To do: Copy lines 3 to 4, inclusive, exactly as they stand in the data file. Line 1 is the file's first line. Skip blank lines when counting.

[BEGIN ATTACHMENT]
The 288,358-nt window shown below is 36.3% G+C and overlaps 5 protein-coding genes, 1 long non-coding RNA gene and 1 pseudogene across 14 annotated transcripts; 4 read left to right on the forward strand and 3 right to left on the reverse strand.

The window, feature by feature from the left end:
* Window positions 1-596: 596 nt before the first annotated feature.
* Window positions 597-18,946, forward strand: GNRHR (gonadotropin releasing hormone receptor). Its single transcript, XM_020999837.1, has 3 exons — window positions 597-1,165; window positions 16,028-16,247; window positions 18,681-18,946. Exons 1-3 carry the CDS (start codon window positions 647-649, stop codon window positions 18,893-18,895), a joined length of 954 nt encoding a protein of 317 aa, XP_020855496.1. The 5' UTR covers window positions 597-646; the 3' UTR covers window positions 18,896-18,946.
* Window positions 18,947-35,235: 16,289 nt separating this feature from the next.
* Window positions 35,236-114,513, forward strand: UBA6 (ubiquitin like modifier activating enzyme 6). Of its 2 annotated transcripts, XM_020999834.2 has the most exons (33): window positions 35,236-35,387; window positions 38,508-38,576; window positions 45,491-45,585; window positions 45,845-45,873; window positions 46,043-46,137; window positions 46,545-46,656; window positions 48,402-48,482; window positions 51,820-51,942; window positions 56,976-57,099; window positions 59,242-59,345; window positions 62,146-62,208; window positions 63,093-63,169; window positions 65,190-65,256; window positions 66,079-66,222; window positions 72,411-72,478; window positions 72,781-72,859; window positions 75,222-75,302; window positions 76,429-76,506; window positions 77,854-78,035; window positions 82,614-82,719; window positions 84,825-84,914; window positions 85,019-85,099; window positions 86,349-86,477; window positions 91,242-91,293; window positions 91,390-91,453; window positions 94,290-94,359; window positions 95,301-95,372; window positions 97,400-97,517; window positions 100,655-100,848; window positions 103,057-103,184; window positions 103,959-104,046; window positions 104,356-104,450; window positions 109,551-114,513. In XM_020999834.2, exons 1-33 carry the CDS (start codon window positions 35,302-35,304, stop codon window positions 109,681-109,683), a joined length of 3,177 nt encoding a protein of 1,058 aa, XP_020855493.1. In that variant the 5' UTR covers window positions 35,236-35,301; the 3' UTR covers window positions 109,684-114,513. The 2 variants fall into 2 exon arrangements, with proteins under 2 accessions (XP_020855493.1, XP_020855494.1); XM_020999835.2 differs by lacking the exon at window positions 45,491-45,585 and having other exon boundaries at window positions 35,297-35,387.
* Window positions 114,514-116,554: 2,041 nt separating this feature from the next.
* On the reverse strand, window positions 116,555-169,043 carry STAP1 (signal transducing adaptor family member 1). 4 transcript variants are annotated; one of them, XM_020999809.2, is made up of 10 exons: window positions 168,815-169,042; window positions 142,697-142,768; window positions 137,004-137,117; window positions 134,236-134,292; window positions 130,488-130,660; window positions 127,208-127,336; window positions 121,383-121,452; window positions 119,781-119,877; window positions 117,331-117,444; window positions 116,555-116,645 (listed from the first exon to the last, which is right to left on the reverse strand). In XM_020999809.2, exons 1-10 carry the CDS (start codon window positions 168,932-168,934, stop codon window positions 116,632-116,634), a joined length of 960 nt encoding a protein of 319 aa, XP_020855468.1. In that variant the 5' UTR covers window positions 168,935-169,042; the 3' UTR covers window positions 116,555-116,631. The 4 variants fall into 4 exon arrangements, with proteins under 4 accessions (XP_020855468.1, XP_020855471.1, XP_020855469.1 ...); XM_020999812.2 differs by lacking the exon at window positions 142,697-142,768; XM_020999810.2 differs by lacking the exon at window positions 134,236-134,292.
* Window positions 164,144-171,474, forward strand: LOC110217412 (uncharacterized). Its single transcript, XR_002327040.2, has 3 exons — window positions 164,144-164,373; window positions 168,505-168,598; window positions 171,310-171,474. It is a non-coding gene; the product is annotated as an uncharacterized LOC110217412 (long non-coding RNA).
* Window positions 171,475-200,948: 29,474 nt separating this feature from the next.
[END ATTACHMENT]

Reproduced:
* Window positions 1-596: 596 nt before the first annotated feature.
* Window positions 597-18,946, forward strand: GNRHR (gonadotropin releasing hormone receptor). Its single transcript, XM_020999837.1, has 3 exons — window positions 597-1,165; window positions 16,028-16,247; window positions 18,681-18,946. Exons 1-3 carry the CDS (start codon window positions 647-649, stop codon window positions 18,893-18,895), a joined length of 954 nt encoding a protein of 317 aa, XP_020855496.1. The 5' UTR covers window positions 597-646; the 3' UTR covers window positions 18,896-18,946.